The Many Costs of Racism

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Rowman & Littlefield, 2005 - Social Science - 250 pages
1 Review
"Colorful detours into native lore, such as a rich Dutchman’s fabled courtship of a local beauty, strike grace notes that echo Marquez…readers…will be rewarded with the little-known tale of how the underdog country demanded its own place in the 20th century."
--Publishers Weekly

Best Book of 2013 Selection, The Airship/Black Balloon Publishing

"This is a book about revolution and the underdog, about a small, isolated island fighting for recognition, opportunity and justice; it is a compelling tale about a curious historical episode, but also a vital look at priorities, perspective and the right to live in dignity, issues that, much like Anguilla’s rebellion of 1967, are all too easily forgotten."
--The Island Review

"[Readers] will be rewarded with deeper insight into the political and economic turmoil engulfing that region."
--Historical Novel Society

"Revolution and historic change -- words that can remain detached concepts unless we can somehow connect them with their human face and the lives behind them. This is what first-time novelist Montague Kobbé achieves in marvelous style and depth in The Night of the Rambler -- weaving a Caribbean tapestry of places, wider events, the individuals shaped by them, and how they ultimately come together to shape events themselves in the times leading to a revolution on Anguilla in 1967."
--Maco Magazine

"Vivid...funny, and thoughtful. Much like the revolution it covers, it’s compelling."
--Columbia College Chicago/The Review Lab

"However unusual this revolution is, it is a prelude to Anguilla’s eventual divorce from St. Kitts and Nevis, before becoming a separate British territory; its unconventional LOL factor could diversify an elective college course on revolutions with something bloody peaceful."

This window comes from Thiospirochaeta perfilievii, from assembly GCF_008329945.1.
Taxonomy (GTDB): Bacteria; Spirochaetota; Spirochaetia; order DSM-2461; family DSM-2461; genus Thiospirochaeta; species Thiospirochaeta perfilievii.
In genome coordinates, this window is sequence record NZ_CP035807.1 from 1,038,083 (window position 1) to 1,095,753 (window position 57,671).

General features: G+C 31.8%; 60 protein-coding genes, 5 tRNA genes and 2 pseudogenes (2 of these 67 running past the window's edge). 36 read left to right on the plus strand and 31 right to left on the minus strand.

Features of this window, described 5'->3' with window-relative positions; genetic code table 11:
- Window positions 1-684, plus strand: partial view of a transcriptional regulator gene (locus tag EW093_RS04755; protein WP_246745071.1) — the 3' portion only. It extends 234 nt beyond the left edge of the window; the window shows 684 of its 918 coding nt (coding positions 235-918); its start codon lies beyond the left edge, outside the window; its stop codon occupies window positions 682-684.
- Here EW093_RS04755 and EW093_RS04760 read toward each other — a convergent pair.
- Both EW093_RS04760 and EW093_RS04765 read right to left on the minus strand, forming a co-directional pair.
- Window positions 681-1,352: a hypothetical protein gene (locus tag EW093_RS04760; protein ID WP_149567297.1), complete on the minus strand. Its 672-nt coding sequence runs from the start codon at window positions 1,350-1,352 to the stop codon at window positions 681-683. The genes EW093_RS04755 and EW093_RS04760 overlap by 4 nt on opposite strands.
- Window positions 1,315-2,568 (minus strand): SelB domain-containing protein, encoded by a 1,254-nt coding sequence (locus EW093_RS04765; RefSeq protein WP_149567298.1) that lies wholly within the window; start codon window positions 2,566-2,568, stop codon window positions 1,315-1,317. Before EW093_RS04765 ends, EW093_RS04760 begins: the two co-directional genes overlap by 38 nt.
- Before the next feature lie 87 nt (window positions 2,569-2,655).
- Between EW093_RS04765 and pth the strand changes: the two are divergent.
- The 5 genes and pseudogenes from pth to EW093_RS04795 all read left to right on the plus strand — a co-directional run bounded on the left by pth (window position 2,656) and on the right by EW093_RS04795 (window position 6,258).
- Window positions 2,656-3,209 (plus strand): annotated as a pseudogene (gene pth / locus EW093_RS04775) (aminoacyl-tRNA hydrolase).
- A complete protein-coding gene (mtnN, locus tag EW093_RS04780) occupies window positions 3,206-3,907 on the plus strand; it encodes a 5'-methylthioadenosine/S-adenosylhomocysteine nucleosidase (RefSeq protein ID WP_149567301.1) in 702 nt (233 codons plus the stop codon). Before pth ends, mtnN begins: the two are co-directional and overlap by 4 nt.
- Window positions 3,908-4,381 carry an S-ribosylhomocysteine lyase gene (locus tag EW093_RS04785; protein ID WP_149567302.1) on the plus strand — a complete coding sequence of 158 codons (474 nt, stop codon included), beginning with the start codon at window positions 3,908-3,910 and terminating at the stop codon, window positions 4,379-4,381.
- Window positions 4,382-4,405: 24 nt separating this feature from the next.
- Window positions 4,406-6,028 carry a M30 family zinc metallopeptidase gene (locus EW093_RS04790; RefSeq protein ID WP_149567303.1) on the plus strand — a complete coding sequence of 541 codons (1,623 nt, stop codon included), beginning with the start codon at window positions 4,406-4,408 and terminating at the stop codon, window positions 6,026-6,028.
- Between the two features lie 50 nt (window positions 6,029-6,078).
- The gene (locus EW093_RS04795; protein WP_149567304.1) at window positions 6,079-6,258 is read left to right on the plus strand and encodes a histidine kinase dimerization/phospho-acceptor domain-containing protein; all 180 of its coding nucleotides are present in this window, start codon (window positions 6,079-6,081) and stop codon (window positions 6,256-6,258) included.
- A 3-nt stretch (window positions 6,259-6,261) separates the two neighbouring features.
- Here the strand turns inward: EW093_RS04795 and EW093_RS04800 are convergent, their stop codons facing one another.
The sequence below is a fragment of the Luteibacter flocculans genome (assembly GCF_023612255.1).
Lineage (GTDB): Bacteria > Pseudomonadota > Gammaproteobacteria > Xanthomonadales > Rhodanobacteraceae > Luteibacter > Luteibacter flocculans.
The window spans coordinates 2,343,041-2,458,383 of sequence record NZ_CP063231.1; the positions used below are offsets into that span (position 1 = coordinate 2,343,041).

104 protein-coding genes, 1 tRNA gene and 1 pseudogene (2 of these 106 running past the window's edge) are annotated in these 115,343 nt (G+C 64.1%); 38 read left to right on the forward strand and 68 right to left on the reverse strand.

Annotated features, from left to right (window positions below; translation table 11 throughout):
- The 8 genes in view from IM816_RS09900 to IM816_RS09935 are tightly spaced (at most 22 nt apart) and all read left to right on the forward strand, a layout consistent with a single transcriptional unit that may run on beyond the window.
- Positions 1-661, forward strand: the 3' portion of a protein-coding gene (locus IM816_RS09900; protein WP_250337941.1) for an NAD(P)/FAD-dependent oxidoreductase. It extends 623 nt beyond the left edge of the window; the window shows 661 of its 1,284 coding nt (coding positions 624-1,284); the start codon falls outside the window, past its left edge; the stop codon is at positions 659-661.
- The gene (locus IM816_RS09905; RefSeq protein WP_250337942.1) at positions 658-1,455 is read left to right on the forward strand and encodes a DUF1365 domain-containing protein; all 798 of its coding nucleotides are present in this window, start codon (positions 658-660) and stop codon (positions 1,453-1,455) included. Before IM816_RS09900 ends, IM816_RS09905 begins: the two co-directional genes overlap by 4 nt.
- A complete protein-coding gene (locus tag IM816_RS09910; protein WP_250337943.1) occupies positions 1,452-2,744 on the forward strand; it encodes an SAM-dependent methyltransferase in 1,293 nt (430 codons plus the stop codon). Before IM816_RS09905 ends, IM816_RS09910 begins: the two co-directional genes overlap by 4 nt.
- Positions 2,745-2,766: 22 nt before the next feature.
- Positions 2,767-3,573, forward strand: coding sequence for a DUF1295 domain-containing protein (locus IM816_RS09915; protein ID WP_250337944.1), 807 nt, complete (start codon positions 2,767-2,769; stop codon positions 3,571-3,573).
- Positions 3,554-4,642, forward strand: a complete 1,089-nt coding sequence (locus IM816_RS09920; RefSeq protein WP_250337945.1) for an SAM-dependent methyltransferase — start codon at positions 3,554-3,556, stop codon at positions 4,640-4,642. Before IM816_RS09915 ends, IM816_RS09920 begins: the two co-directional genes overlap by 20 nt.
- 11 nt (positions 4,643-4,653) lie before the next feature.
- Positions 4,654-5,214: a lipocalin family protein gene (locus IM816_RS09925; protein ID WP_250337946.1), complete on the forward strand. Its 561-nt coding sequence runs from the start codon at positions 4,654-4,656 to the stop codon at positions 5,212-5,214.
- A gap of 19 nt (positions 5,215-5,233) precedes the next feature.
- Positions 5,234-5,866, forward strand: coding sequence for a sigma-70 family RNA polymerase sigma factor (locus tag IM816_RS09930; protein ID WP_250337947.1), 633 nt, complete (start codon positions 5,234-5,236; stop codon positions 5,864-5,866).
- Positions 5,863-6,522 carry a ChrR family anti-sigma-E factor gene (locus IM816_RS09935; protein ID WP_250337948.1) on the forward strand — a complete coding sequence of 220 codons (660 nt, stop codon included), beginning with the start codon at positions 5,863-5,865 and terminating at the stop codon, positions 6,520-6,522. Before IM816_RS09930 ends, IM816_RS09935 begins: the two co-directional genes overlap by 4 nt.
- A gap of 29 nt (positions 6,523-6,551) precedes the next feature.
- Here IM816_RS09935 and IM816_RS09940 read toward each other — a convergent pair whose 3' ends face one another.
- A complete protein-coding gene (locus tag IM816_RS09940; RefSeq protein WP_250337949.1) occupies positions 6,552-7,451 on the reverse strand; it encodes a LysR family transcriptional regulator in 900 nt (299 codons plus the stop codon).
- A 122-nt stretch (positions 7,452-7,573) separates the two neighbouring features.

--New Pages

The Night of the Rambler is revolutionary, a reliquary, an impressionist tale of men who are by turns melancholy, raging, and often comic, their voices unique to this place and given a singular story.”
--Susan Straight, author of Between Heaven and Here

"This is a fine novel, a surprising novel, perhaps the first true novel I have read about the nature of revolutions. The Night of the Rambler is ambitious, smart, and successful. It raises all sorts of questions about what revolutions want, how revolutions fail, and why revolutions are necessary--challenging all the while how history remembers them."
--Percival Everett, author of Erasure

"The Night of the Rambler is exceptional. Riveting, deeply thoughtful, and constantly inventive, Montague Kobbé''s novel is part literary thriller, part revolutionary study, part epic historical narrative. Altogether, it makes for one profound read."
--Joe Meno, author of Office Girl and Hairstyles of the Damned

A sympathetic and often humorous account of an obscure episode in the history of the remote island of Anguilla, in the northeast Caribbean, The Night of the Rambler revolves around a haphazard attempt by a dozen or so locals to invade neighboring St. Kitts in an effort to topple the government of the recently established Associated State of St. Kitts-Nevis-Anguilla.

Ostensibly, the action maps the fifteen hours that lapse between the moment when the "rebels" board The Rambler, the thirty-five-foot motorboat that will take them across the strait to St. Kitts, and the break of dawn the following day, when it becomes obvious that the unaccomplished mission will have to be aborted. The novel is at turns highly dramatic and hilarious, all the while bringing deep honesty to the often-unexamined righteousness of revolution.

With echoes of Salman Rushdie''s Midnight''s Children, Junot Díaz''s The Brief Wondrous Life of Oscar Wao, and Mario Vargas Llosa''s Conversation in the Cathedral, the novel presents an intricate pattern of subtly related anecdotes woven together by a handful of rich and complex characters.

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About the author (2005)

Joe R. Feagin is professor of sociology at the University of Florida. Karyn D. McKinney is professor of sociology at Altoona College, Penn State University.

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